Contrast that with an older bodybuilder who works out at my gym. The guy is somewhere in his late 40’s and has these gigantic Popeye forearms but he uses straps on sets of 225 for barbell shrugs. That is a weight I could hold on to forever. Genetics, some shit he did 20 years ago, wrist curls, something gave him those massive forearms and it does not appear to be his grip. He uses straps on all kinds of things that I could easily hold on to and his forearms make mine look like twigs.

I’m sure there is some connection between grips strength and forearm size, but there seem to be other, much more significant factors.


#7

[quote]twojarslave wrote:
For whatever it is worth, my observations are in line with what csulli said. I can DL 565 with a mixed grip (over/under) and the last time I tried (which was a while ago) I could do 2 or 3 reps at 405 double-overhand before my grip failed. I can walk pretty far with fat grip 110 pound dumbbells and do sets of 10+ rows with the same fat grip DB’s. I have also been told that my handshake is quite firm.

Despite these heroic feats of hanging on to things, my forearms are not big by any means. I’ve never measured them, but I’d put them at the circumference of an ample beef tenderloin.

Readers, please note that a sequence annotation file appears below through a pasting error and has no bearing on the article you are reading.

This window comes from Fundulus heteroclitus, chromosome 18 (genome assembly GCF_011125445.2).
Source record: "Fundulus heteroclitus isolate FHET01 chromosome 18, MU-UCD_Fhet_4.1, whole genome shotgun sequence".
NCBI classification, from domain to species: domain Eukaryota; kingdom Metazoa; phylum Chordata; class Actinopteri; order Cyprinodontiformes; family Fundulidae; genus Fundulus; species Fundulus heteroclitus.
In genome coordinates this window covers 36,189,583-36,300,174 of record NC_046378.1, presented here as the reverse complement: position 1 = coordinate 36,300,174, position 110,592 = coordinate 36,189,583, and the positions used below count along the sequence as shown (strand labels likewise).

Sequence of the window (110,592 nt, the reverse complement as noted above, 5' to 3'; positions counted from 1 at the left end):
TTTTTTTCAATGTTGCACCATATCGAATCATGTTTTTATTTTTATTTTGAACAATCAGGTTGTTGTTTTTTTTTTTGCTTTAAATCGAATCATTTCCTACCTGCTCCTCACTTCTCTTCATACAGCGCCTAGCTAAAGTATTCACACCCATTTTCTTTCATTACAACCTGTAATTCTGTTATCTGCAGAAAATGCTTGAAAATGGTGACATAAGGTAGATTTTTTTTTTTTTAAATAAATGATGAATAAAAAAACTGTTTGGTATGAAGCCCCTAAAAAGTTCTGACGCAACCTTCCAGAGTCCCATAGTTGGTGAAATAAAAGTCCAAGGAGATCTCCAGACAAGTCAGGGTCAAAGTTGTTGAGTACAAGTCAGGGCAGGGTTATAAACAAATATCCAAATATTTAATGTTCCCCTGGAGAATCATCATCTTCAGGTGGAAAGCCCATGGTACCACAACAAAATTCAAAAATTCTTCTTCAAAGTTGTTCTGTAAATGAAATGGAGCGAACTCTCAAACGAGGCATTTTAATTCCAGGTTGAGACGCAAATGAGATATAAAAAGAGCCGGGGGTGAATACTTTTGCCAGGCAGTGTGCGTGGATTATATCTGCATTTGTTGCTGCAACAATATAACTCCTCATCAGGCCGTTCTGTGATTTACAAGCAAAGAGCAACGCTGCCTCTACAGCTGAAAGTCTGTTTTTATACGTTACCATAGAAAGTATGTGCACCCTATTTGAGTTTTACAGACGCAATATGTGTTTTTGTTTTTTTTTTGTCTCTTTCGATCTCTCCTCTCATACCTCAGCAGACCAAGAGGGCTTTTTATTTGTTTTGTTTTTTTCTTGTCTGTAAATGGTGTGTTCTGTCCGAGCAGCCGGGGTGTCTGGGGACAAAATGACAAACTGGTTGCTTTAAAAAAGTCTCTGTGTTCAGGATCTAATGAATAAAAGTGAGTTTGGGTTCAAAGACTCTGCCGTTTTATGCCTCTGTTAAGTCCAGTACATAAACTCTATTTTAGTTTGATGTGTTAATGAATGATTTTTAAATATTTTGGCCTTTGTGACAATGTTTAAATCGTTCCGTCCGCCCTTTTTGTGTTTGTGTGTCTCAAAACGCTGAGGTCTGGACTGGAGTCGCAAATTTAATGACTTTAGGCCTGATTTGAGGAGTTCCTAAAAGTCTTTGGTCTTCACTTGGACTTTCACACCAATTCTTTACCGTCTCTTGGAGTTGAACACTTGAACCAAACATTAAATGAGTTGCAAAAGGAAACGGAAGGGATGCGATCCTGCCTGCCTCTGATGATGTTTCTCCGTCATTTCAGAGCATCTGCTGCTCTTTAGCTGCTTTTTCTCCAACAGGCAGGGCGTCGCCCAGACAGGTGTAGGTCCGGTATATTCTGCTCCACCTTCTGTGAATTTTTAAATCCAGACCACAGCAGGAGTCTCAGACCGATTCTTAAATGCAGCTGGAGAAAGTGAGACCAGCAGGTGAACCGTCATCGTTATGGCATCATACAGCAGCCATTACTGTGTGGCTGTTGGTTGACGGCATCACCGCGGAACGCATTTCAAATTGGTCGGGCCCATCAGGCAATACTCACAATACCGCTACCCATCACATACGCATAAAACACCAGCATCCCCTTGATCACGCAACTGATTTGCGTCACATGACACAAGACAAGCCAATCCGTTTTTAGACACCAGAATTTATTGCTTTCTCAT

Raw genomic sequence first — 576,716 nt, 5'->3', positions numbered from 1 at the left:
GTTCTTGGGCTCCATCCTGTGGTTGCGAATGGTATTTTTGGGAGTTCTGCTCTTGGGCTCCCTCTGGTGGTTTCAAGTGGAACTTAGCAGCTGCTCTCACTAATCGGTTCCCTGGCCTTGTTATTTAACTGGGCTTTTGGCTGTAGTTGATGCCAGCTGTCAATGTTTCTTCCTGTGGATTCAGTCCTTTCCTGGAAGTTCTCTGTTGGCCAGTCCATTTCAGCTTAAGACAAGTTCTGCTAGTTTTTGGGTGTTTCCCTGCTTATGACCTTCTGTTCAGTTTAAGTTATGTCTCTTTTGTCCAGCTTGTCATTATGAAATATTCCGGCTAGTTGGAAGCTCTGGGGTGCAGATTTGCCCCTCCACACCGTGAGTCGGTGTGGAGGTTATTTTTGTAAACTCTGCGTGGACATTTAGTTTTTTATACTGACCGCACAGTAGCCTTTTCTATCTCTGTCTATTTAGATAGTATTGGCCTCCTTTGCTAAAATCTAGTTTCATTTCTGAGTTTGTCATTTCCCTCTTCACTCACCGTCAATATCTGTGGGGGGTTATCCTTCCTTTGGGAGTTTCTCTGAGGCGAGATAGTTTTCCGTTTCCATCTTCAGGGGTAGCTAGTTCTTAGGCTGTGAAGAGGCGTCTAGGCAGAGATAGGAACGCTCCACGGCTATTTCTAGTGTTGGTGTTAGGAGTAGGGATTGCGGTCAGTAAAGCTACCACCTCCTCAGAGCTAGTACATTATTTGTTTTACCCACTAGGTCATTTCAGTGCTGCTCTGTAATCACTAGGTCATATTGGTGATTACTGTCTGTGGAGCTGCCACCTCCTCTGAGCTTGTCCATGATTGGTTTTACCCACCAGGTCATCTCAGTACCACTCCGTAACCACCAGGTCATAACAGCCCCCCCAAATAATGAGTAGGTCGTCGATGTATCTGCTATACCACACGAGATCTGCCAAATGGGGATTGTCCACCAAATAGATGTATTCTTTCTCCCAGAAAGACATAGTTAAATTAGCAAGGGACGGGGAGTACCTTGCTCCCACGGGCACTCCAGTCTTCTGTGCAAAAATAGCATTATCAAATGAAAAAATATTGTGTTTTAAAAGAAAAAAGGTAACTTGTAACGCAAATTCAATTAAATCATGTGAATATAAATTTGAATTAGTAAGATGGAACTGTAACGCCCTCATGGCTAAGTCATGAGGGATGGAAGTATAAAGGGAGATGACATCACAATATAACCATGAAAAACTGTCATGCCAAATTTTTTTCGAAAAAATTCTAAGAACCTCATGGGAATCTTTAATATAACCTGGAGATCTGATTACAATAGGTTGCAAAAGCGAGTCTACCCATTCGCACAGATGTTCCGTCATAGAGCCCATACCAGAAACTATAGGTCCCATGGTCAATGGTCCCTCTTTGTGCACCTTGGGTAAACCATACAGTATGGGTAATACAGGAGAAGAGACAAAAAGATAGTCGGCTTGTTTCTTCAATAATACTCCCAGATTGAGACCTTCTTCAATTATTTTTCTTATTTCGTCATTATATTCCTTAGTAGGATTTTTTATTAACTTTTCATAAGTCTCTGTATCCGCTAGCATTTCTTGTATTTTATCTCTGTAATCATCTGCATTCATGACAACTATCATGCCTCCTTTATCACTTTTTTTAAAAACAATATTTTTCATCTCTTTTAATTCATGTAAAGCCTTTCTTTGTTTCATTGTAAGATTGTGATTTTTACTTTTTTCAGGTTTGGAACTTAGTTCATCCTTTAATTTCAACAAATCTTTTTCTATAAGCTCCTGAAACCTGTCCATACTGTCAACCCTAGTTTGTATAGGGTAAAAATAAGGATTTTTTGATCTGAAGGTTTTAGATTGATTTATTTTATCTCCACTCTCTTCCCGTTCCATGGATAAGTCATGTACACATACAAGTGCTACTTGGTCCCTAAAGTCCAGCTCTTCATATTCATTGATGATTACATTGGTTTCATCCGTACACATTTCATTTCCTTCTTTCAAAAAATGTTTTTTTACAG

Contrast that with an older bodybuilder who works out at my gym. The guy is somewhere in his late 40’s and has these gigantic Popeye forearms but he uses straps on sets of 225 for barbell shrugs. That is a weight I could hold on to forever. Genetics, some shit he did 20 years ago, wrist curls, something gave him those massive forearms and it does not appear to be his grip. He uses straps on all kinds of things that I could easily hold on to and his forearms make mine look like twigs.

I’m sure there is some connection between grips strength and forearm size, but there seem to be other, much more significant factors. [/quote]